Article  CAS  PubMed  Google Scholar 

Download references


This article has been published as part of BMC Bioinformatics Volume 7, Supplement 4, 2006: Symposium of Computations in Bioinformatics and Bioscience (SCBB06). The full contents of the supplement are available online at

Author information

Authors and Affiliations


Corresponding author

Correspondence to Hang Chen.

Rights and permissions

Open Access This article is published under license to BioMed Central Ltd. This is an Open Access article is distributed under the terms of the Creative Commons Attribution 2.0 International License (, which permits unrestricted use, distribution, and reproduction in any medium, provided the original work is properly cited.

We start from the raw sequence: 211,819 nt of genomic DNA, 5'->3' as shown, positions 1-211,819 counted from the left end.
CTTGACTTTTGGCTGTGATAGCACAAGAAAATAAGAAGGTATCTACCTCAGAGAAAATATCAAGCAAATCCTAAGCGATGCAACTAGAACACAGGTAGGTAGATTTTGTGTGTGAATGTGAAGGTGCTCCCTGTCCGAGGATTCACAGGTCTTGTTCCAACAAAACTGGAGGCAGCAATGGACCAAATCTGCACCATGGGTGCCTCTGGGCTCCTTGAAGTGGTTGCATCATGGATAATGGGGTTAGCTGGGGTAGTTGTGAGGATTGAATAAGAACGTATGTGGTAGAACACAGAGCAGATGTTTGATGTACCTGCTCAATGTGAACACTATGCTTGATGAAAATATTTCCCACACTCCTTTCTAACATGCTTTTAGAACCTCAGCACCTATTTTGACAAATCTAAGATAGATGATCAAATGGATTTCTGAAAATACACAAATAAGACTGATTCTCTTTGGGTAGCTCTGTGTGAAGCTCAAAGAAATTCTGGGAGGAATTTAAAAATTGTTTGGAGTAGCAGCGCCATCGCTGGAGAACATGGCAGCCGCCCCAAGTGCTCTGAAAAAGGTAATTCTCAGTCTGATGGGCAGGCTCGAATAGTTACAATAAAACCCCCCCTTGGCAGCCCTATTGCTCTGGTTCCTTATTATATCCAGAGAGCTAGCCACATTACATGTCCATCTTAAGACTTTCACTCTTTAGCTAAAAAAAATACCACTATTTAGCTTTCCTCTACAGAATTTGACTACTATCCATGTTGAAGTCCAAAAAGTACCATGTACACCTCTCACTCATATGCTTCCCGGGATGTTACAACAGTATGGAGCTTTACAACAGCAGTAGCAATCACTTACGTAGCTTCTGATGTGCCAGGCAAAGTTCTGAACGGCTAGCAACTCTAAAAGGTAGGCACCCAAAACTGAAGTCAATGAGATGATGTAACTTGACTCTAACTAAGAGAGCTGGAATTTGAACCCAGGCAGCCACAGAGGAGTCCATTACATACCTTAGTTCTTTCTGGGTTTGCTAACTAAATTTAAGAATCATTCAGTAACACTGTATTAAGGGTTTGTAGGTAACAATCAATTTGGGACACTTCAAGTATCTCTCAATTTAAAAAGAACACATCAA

Reprints and Permissions

About this article

Cite this article

Chen, H., Gu, F. & Huang, Z. Improved Chou-Fasman method for protein secondary structure prediction. BMC Bioinformatics 7 (Suppl 4), S14 (2006).

Download citation

  • Published:

  • DOI: